WHICH CAVES ARE THE COOLEST? WE HIT THE HIGHLIGHTS AT THIS ANCIENT BUDDHIST COMPLEX OUTSIDE OF AURANGABAD FAMOUS FOR ITS PAINTINGS AND STATUES.
Don’t get us wrong. The Buddhist caves carved into the mountainside at Ajanta are cool. It’s just that after a while, you experience a sort of repetitious sensory overload (“Oh, this one has a Buddha at the back…just like the others…”).
So, in case you don’t have the time or inclination to explore all 30, we’ve listed our must-sees.
Kick things off with this cave, famous for its elaborately painted vihara, or monastery. The mural depicts two bodhisattvas: Avalokitesvara, the personification of compassion, and Vajrapani, the spiritual energy of the enlightened mind. These flank the doorway to the antechamber.
The Buddha, awash in green light and centered in the large shrine at the rear, sits cross-legged in the dharmachakrapravartana mudra teaching position and was sponsored by Emperor Harisena. In this mudra, the thumb and index finger of both hands touch at their tips to form a circle. This circle represents the Wheel of Dharma, or in metaphysical terms, the union of method and wisdom.
The coolest part of this cave is its ceiling, dominated by a large mandala decorated with birds, flowers, fruit and abstract designs.
This is the largest vihara in the complex, but it was a bit too ambitious — part of the ceiling is said to have collapsed and it wasn’t ever completed. Look up to see the undulating ceiling, which features a cool wavy pattern created by lava flows.
The exterior is gorgeous. We learned that all of these caves were carved top-down. The entranceway features sculptures of lunging lions, maidens clutching trees and dwarves adorned with garlands.
To the right is a bas-relief of a bodhisattva as Reliever of Eight Great Perils. Curious what those are? They were common dangers for pilgrims of the past: bandits, snakes, elephants, lions, disease, floods, forest fires and false imprisonment in foreign lands.
Enter through an impressive double portico richly carved with elephants, lions, lotuses and small stupas.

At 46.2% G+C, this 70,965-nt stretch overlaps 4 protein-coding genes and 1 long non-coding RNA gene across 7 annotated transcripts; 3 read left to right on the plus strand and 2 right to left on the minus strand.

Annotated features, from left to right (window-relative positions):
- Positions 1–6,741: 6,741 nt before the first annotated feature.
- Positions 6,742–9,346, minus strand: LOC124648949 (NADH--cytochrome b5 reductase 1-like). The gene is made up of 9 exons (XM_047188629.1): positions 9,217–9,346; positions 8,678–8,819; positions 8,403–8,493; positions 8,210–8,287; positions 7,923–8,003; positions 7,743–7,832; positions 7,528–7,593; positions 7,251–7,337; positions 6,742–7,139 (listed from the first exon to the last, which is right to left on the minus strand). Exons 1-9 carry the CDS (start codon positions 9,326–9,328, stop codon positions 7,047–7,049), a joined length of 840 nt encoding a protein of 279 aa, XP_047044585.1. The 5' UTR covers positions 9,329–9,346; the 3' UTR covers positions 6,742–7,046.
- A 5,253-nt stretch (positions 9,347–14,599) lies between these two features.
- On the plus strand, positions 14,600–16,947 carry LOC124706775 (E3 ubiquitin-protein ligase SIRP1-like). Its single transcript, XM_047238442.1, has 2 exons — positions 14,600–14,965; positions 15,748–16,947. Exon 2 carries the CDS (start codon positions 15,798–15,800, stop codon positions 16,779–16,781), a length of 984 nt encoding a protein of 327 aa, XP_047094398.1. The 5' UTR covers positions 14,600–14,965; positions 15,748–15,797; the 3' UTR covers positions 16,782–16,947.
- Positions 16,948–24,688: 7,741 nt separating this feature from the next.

An oblong vihara monastery from the late 5th century, the garbha griha (inner sanctuary) contains a Buddha statue in a preaching pose, as well as a seated Buddha sheltered by the Naga Muchalinda, a snake-like being who protected him from the elements after his enlightenment.
This chaitya, or prayer hall, from the 1st century BCE is built on a rectangular plan. The interior is divided into three aisles by 21 unadorned octagonal columns.
A large stupa stands on a high cylindrical base at the center of the apse. Because figurative sculptures of the Buddha were not produced during this period, stupas were built to enshrine sacred relics that were most often worshipped and became synonymous with chaityas.
The inside of this cave is two stories high, with a barrel vault ceiling on which rafters and purlins are carved like a wooden building. Although those curious devices are structurally unnecessary, they’re an aesthetic method to mimic the interior spaces of temples.
A Theravada prayer hall, it’s thought to be the oldest cave temple at Ajanta, dating to the 2nd century BCE.
According to one of the inscriptions found in the hall, this cave was designed to “cause the attainment of well-being by good people as long as the sun dispels darkness by its rays!”
Its large central hall is supported by 20 octagonal pillars and bounded by 17 dormitory cells, where the monks slept.
A panel above the doorway depicts the seven Manushi Buddhas (fully illuminated beings in human form).
The detailed exterior carvings to the right of the façade are incredible. A pair of yakshas (nature spirits) are sculpted on either side of the entrance.
The arched roof of the interior hall is carved in imitation of wooden ribs, mimicking the interior spaces of structural temples.
An elaborate standing figure of Buddha, whose umbrella-like crown almost touches the vaulted ceiling, emerges from the mouths of sea monsters.
A reclining Buddha, representing his moment of death prior to attaining nirvana, is a popular feature here. (Wally calls this the “Sleepy-time Buddha.”)
The cave’s stupa has a sculpted figure of Buddha in pralamba padasana mudra, with both feet on the ground and legs apart, as if seated on a throne.
We saw a Sikh man practicing circumambulation (literally, “walking in circles”), a devotional practice where you walk around a sacred object like this stupa, chanting a mantra.
LUNCH WITH HANUMAN
On the way back to Aurangabad, we stopped at a dhaba, or roadside restaurant, for lunch and enjoyed a delicious meal of chana masala seasoned with cinnamon, chile paneer (homemade cheese) and chapatti (flatbread).
A monument to the monkey god Hanuman stood across the road. Hanuman is regarded as a the perfect symbol of selflessness and loyalty.
Worshipping him helps counter any bad karma you’ve racked up by acting selfishly. Hindus believe he bestows fortitude and the strength to overcome the trials of life. –Duke